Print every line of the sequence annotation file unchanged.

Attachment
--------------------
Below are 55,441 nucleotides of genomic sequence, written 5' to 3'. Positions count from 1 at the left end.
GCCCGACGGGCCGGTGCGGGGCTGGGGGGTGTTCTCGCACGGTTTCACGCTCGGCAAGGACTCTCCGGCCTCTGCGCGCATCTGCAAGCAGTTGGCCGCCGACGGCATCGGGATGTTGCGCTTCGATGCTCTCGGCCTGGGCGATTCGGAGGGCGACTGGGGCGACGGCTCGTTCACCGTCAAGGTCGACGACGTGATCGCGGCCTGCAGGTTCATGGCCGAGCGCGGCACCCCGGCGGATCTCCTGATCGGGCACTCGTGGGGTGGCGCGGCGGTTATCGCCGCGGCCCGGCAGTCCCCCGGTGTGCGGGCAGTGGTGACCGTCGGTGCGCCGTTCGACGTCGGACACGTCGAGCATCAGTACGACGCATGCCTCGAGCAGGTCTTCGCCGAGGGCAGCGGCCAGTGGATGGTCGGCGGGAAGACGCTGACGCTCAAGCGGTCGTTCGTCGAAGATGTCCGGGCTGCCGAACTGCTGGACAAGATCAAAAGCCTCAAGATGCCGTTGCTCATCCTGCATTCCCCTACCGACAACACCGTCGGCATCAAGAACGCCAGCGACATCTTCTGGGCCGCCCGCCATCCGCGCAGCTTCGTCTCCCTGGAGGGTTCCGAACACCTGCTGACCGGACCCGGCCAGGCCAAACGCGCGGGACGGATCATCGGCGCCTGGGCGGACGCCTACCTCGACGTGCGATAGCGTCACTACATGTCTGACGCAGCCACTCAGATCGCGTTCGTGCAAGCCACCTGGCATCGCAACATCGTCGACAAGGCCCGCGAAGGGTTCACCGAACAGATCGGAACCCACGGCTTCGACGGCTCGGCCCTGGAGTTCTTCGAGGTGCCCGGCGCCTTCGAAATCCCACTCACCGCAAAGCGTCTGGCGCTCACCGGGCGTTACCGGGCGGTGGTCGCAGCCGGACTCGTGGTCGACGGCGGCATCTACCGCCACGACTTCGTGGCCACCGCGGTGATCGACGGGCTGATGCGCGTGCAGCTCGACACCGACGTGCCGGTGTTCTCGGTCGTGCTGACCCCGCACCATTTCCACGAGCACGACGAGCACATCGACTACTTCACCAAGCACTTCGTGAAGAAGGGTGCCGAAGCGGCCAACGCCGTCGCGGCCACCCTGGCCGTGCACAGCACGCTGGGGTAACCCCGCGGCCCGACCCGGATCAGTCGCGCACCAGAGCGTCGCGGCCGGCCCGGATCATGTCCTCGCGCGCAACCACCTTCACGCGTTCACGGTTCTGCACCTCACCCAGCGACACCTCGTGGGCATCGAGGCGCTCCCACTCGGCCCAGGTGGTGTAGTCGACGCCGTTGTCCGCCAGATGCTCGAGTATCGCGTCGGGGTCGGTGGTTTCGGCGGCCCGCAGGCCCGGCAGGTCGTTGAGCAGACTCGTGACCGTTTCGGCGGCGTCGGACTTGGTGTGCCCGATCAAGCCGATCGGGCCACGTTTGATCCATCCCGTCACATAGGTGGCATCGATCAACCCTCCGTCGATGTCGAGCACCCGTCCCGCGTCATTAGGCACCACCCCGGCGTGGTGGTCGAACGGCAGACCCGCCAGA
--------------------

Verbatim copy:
Below are 55,441 nucleotides of genomic sequence, written 5' to 3'. Positions count from 1 at the left end.
GCCCGACGGGCCGGTGCGGGGCTGGGGGGTGTTCTCGCACGGTTTCACGCTCGGCAAGGACTCTCCGGCCTCTGCGCGCATCTGCAAGCAGTTGGCCGCCGACGGCATCGGGATGTTGCGCTTCGATGCTCTCGGCCTGGGCGATTCGGAGGGCGACTGGGGCGACGGCTCGTTCACCGTCAAGGTCGACGACGTGATCGCGGCCTGCAGGTTCATGGCCGAGCGCGGCACCCCGGCGGATCTCCTGATCGGGCACTCGTGGGGTGGCGCGGCGGTTATCGCCGCGGCCCGGCAGTCCCCCGGTGTGCGGGCAGTGGTGACCGTCGGTGCGCCGTTCGACGTCGGACACGTCGAGCATCAGTACGACGCATGCCTCGAGCAGGTCTTCGCCGAGGGCAGCGGCCAGTGGATGGTCGGCGGGAAGACGCTGACGCTCAAGCGGTCGTTCGTCGAAGATGTCCGGGCTGCCGAACTGCTGGACAAGATCAAAAGCCTCAAGATGCCGTTGCTCATCCTGCATTCCCCTACCGACAACACCGTCGGCATCAAGAACGCCAGCGACATCTTCTGGGCCGCCCGCCATCCGCGCAGCTTCGTCTCCCTGGAGGGTTCCGAACACCTGCTGACCGGACCCGGCCAGGCCAAACGCGCGGGACGGATCATCGGCGCCTGGGCGGACGCCTACCTCGACGTGCGATAGCGTCACTACATGTCTGACGCAGCCACTCAGATCGCGTTCGTGCAAGCCACCTGGCATCGCAACATCGTCGACAAGGCCCGCGAAGGGTTCACCGAACAGATCGGAACCCACGGCTTCGACGGCTCGGCCCTGGAGTTCTTCGAGGTGCCCGGCGCCTTCGAAATCCCACTCACCGCAAAGCGTCTGGCGCTCACCGGGCGTTACCGGGCGGTGGTCGCAGCCGGACTCGTGGTCGACGGCGGCATCTACCGCCACGACTTCGTGGCCACCGCGGTGATCGACGGGCTGATGCGCGTGCAGCTCGACACCGACGTGCCGGTGTTCTCGGTCGTGCTGACCCCGCACCATTTCCACGAGCACGACGAGCACATCGACTACTTCACCAAGCACTTCGTGAAGAAGGGTGCCGAAGCGGCCAACGCCGTCGCGGCCACCCTGGCCGTGCACAGCACGCTGGGGTAACCCCGCGGCCCGACCCGGATCAGTCGCGCACCAGAGCGTCGCGGCCGGCCCGGATCATGTCCTCGCGCGCAACCACCTTCACGCGTTCACGGTTCTGCACCTCACCCAGCGACACCTCGTGGGCATCGAGGCGCTCCCACTCGGCCCAGGTGGTGTAGTCGACGCCGTTGTCCGCCAGATGCTCGAGTATCGCGTCGGGGTCGGTGGTTTCGGCGGCCCGCAGGCCCGGCAGGTCGTTGAGCAGACTCGTGACCGTTTCGGCGGCGTCGGACTTGGTGTGCCCGATCAAGCCGATCGGGCCACGTTTGATCCATCCCGTCACATAGGTGGCATCGATCAACCCTCCGTCGATGTCGAGCACCCGTCCCGCGTCATTAGGCACCACCCCGGCGTGGTGGTCGAACGGCAGACCCGCCAGA